Select Traveler

SEP-OCT 2016

Select Traveler

Issue link: http://digital.selecttraveler.com/i/724077

Contents of this Issue

Navigation

Page 63 of 77

62 selecttraveler.com S E P T E M B E R / O C T O B E R 2 0 1 6 "It's very inviting because we want to share our knowledge with the public," said Dunne, adding that Third Degree draws 30,000 visitors annually. "Everybody seems intimidated at first, but once you get your hands on it, it becomes very addicting." On top of demonstrations, which are suitable for up to 40 people, and guided activities, Third Degree offers guided tours of the whole facility. The tour includes all three studios plus the spectacularly decorated bathrooms with colorful, twisting blown-glass faucets and ceilings made of melted-down perfume bottles. For groups wanting to get the most out of the experience, Dunne suggests combining a project or a demonstration with the full tour. An added bonus for groups is that Third Degree is sandwiched between two major St. Louis destinations: the Central West End, packed with upscale galleries and deli- cious food, and the Delmar Loop, one of America's most famous streets. www.thirddegreeglassfactory.com St. Joseph, Missouri Famous for its massive stained-glass windows in churches across Grand Central, Tobiason Glass Studio gives groups the chance to work with small- scale stained glass at its location in historic downtown St. Joseph. Owners Rick and Terri Rader have been in the business for decades and love show- ing off their workspace and sending visitors home with a keepsake. "We've come up with a good whole expe- rience," Terri Rader said. "You get to put a piece together and see some of the different things we do: our work, the equipment we use, our warehouse full of glass and some of the finished work." When groups arrive, half are sent off for the grand tour with Rick Rader while the other half set to work. Eighteen can work at a time. The glass pieces are precut, but it's up to visitors to pick out their colors and fit them together with 700-degree soldering irons. "For the majority, it's their first time, and they're just a little ner- vous to work with hot irons," Terri Rader said. "But there's someone at each table to explain it, and after their first attempt, they think, 'Wow, this isn't so bad.'" Groups have created angels in the past — Terri Rader laughs about the time a woman decided to reject the design and solder her pieces into a lighthouse — but the studio plans to come up with a new design for 2016, maybe something in the bird or f lower category. One group requested the chance to cut the glass themselves, and the Raders obliged, but cutting is a time-consuming project best left out of the group experience. The usual project takes about an hour and a half. www.tobiasonstudio.com Courtesy ird Degree Glass Factory Courtesy St. Joseph CVB Tobiason Glass Studio offers glass workshops for groups. Groups can make fused glass projects at Third Degree Glass Factory in St. Louis. Courtesy Cherokee Heritage Center Weaving baskets at the Cherokee Heritage Center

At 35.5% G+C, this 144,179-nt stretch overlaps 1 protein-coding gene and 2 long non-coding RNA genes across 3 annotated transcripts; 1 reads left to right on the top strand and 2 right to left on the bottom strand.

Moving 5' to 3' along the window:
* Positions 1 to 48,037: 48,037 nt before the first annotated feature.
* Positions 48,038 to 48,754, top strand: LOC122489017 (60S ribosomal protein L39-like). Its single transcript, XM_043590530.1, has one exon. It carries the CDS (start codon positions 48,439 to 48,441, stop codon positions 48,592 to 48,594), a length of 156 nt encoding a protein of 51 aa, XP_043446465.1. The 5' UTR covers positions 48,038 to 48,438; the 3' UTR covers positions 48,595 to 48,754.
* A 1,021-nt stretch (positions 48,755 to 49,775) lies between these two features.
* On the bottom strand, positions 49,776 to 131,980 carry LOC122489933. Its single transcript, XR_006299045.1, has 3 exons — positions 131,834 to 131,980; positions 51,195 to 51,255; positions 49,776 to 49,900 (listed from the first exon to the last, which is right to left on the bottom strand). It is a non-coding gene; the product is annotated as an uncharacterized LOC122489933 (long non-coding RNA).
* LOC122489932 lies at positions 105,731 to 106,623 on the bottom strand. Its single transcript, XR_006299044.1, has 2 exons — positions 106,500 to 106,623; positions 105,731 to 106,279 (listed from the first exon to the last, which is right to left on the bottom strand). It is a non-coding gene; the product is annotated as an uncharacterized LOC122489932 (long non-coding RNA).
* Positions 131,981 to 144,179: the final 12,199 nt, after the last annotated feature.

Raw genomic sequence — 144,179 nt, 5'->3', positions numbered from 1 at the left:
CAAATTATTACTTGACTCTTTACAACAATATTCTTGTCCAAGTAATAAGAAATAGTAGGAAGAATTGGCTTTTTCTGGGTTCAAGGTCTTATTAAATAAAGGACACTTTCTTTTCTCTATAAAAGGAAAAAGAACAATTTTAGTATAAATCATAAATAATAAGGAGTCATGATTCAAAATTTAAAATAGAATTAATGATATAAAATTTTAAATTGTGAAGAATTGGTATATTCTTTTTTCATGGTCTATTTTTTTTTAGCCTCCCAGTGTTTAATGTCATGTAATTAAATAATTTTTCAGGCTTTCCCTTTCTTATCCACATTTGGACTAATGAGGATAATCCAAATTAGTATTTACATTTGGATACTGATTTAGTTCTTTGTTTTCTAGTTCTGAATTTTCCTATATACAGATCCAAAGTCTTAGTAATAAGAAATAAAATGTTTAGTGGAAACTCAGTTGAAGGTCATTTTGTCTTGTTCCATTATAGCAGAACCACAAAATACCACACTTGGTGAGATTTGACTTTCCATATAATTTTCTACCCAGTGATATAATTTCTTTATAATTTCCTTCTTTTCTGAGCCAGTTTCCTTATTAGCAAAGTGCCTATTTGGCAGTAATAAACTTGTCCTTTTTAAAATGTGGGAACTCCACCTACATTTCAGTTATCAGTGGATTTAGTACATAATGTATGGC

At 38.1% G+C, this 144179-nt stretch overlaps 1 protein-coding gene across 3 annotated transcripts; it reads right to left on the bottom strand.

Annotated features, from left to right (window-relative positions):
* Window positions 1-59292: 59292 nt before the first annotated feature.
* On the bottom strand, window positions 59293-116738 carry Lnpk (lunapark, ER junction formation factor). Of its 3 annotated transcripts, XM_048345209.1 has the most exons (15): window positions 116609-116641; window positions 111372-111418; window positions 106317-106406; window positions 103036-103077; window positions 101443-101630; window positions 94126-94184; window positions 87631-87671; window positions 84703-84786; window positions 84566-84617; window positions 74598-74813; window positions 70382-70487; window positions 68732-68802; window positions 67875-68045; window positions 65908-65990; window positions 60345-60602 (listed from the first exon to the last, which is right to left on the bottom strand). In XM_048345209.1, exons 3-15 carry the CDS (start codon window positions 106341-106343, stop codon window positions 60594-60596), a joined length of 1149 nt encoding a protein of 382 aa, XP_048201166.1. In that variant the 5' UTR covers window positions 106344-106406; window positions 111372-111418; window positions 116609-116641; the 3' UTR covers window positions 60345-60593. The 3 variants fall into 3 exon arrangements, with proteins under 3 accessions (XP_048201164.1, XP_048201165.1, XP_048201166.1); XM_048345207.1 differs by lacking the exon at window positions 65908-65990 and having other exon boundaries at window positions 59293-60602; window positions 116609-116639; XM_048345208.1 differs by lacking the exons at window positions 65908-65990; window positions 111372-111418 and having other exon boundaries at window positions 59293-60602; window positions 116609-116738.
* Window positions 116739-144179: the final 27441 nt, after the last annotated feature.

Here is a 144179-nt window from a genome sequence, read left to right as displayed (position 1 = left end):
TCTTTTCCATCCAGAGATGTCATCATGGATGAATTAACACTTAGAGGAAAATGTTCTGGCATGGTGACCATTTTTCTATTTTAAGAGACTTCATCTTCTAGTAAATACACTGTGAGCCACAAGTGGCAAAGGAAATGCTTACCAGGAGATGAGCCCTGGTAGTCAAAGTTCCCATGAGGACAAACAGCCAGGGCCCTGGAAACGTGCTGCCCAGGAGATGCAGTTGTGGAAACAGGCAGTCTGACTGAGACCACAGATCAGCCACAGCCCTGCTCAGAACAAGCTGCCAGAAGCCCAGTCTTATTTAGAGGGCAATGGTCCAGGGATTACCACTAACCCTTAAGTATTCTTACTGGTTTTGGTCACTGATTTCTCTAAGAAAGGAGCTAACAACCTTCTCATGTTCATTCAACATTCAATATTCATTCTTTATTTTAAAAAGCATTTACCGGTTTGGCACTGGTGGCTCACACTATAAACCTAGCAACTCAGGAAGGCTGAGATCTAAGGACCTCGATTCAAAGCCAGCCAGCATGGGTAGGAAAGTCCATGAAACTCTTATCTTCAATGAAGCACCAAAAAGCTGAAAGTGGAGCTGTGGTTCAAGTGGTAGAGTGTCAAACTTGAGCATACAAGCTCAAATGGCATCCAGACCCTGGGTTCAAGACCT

Articles in this issue

Links on this page

Archives of this issue

view archives of Select Traveler - SEP-OCT 2016